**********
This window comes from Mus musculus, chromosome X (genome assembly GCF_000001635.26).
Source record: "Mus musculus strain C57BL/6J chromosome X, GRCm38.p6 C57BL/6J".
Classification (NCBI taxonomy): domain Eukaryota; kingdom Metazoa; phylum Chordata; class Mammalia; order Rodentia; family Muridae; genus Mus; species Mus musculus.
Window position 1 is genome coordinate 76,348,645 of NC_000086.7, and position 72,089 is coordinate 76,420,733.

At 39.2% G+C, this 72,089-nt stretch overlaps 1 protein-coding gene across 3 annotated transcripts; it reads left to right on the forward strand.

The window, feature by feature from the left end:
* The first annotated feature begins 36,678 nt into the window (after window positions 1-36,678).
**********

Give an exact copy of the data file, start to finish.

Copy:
This window comes from Mus musculus, chromosome X (genome assembly GCF_000001635.26).
Source record: "Mus musculus strain C57BL/6J chromosome X, GRCm38.p6 C57BL/6J".
Classification (NCBI taxonomy): domain Eukaryota; kingdom Metazoa; phylum Chordata; class Mammalia; order Rodentia; family Muridae; genus Mus; species Mus musculus.
Window position 1 is genome coordinate 76,348,645 of NC_000086.7, and position 72,089 is coordinate 76,420,733.

At 39.2% G+C, this 72,089-nt stretch overlaps 1 protein-coding gene across 3 annotated transcripts; it reads left to right on the forward strand.

The window, feature by feature from the left end:
* The first annotated feature begins 36,678 nt into the window (after window positions 1-36,678).